Exhibition review: Sean Scully: Triptychs, Pallant House Gallery, Chichester, until January 26 2014
With colours as deep as Rothko and grids as irregular as Mondrian, Sean Scully is a quintessential abstract painter. But the international artist has also stated that his luminous, architectonic works are all portraits of his own condition at time of their creation.
As a result, each one carries a charge for which the reproduction cannot prepare you. You walk into this show at Pallant and find yourself waist-deep in the midst of River. The three panels of vie for your attention like competing emotions.
The central canvas is in ascendance, lifted forward from its flanks. But all three feature his trademark stripes, built up colour by colour with a thick household brush. You can amuse yourself for minutes in front of a Scully painting, just naming the colours: acid green, cocoa brown, rose white, and so on.
At times the painter will help. Nearby work Stare contains black and whites inspired by the bleached bone and scorched wood washed up on a Long Island beach. Like all the works at Pallant, this one is also a triptych. Scully has chosen the form for its mystical and devotional associations.
Indeed, Stare has plenty of presence and carries as much charge as an altarpiece. Like the Maesta by Duccio, an enduring inspiration which Scully found in a chapel in Sienna, the more recent painting is polyrhythmic. But instead of saints it uses, three, two and then five stripes to carry a beat.
Pallant is an intimate space in which to encounter one of this artist’s most monumental works. That would be Winter Tryptich, before which a bench awaits. Here you can let the meditative reflections flood in as the three large panels seem to wrap themselves around you in the shallow room.
When it comes to colour, Scully has two modes: muted (as seen so far) and tempestuous. In 12 Triptychs he paints onto a dozen small copper panels and renders six in various shades of grey and the rest in complimentary shades of claret, orange, blue, umber and whatever.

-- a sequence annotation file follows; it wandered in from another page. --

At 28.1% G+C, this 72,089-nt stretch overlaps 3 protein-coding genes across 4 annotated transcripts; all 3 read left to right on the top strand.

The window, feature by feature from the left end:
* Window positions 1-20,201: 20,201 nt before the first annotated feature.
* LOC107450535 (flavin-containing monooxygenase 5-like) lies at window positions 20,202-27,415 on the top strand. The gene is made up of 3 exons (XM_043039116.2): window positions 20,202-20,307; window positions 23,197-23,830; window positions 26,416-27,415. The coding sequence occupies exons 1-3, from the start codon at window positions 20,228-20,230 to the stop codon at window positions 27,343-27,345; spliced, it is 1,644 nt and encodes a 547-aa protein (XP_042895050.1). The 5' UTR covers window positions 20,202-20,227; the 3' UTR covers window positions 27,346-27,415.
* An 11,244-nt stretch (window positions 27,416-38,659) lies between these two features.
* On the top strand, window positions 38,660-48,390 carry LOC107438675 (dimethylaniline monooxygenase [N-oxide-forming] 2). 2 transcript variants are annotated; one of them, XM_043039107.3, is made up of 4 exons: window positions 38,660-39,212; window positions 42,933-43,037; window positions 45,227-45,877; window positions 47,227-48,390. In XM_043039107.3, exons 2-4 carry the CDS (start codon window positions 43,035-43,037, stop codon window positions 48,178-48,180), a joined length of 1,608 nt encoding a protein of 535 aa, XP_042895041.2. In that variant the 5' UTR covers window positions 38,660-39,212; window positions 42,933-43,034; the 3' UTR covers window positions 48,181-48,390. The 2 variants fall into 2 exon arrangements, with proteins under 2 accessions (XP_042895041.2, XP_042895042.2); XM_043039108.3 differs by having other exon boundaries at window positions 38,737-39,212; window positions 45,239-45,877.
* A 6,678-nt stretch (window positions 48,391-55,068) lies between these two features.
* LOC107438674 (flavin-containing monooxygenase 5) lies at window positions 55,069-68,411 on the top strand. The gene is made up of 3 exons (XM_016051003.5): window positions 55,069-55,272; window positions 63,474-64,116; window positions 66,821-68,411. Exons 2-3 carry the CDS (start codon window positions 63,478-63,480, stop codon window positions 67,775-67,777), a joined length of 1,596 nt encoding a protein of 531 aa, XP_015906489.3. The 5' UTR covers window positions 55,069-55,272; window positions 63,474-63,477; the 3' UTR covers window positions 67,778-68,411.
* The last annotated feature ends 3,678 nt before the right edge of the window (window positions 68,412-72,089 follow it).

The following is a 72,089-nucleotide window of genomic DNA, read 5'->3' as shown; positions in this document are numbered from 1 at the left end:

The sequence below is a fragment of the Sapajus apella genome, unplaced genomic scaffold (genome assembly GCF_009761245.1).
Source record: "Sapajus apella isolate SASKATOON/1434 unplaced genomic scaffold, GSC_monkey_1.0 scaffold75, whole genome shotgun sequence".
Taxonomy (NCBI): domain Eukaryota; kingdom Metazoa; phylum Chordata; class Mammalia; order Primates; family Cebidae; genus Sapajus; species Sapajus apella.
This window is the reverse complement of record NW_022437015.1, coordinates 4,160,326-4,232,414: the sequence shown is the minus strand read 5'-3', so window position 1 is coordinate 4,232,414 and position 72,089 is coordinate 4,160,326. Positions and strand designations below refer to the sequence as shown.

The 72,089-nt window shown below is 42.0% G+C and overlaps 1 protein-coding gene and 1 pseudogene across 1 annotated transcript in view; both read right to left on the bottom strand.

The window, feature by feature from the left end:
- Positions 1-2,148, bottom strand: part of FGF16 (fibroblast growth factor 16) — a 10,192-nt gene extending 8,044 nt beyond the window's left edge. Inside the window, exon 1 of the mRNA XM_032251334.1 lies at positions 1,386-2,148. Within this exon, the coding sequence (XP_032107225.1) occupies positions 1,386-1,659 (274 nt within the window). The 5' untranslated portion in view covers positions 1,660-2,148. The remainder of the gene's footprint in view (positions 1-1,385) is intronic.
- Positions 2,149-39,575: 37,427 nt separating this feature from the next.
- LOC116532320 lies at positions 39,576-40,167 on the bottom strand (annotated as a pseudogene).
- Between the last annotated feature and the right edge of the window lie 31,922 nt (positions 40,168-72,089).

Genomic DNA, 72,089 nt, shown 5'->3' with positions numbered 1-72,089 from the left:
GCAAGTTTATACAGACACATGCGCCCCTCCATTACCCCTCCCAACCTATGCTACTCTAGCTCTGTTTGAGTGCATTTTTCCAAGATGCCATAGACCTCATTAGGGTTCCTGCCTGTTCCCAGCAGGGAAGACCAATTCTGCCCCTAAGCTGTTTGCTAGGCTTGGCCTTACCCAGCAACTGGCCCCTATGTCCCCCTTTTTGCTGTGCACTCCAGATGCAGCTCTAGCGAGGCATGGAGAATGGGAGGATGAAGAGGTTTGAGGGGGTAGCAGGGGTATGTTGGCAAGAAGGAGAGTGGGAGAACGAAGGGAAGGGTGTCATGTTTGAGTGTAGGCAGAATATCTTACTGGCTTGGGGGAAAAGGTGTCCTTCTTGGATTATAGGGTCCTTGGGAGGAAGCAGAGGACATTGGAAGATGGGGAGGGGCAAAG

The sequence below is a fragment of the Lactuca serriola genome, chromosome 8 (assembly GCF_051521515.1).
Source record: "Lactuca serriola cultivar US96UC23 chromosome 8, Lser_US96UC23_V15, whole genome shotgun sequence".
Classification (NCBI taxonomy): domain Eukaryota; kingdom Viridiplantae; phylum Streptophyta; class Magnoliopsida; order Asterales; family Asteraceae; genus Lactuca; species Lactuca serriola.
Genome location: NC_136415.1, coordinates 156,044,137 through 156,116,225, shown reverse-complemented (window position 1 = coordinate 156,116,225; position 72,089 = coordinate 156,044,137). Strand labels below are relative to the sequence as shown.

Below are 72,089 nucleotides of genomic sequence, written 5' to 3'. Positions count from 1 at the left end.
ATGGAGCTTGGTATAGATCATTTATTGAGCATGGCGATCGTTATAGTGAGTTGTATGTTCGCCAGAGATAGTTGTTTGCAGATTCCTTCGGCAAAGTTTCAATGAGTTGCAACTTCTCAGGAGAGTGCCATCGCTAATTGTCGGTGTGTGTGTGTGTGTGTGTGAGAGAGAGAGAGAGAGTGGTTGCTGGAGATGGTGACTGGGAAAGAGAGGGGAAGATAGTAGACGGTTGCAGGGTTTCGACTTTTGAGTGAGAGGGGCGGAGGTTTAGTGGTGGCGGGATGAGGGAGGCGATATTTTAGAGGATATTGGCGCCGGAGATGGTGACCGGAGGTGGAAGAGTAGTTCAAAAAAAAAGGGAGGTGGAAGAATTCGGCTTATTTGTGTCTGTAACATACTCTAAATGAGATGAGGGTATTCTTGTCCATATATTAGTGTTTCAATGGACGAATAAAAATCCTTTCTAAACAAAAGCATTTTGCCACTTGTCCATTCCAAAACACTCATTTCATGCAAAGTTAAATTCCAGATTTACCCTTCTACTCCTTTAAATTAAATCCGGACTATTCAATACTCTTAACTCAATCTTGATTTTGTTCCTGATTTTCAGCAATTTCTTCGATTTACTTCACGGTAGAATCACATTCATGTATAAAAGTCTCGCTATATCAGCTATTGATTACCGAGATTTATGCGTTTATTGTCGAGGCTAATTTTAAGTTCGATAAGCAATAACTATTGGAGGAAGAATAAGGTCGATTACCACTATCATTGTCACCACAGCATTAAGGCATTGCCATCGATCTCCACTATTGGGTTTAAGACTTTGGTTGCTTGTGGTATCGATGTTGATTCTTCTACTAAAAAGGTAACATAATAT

Along with the ever present grids, his use of copper can be seen as a nod to US artist Donald Judd. But the slick metal surfaces are at odds with Scully’s soft edges and personal touch. This is a sculptural fusion of Abstract Expressionism and Minimalism which shouldn’t work, and maybe doesn’t.
When Scully lets his paint soak into linen for the purposes of nearby monumental triptych Arles-Abend-Vincent, the effect is once again absorbing. The colours are overheated, the stripe in an almost kinetic arrangement. Surely, it is not too much to read these paintings as rotational.
After all, this is a contemporary tribute to old master Van Gogh, in whose works colour was always on the move. If these paintings slowly spin backwards, they pull us back into the late 19th century, when colours first began to break free from their moorings.
But in the works of this singleminded artist, the colours often are the moorings. Elsewhere he draws a one of his architectural triptych, in stark black and white, with an oil stick. Here the loose-lined grid could unravel were it not for a few weighty filled in blocks.
With decorator’s brush in hand, Scully might make painting look easy. But drawings like this suggest that composition is very difficult indeed. “When I’m doing something in black and white...I am at my purest,” he has said. But whether pure or sensuous, he is never less than thilling.
- Admission £3.50-£9 (free for unwaged, family ticket £21.50). Open 10am-5pm (8pm Thursday, 11am-5pm Sunday and Bank Holidays, closed Monday).
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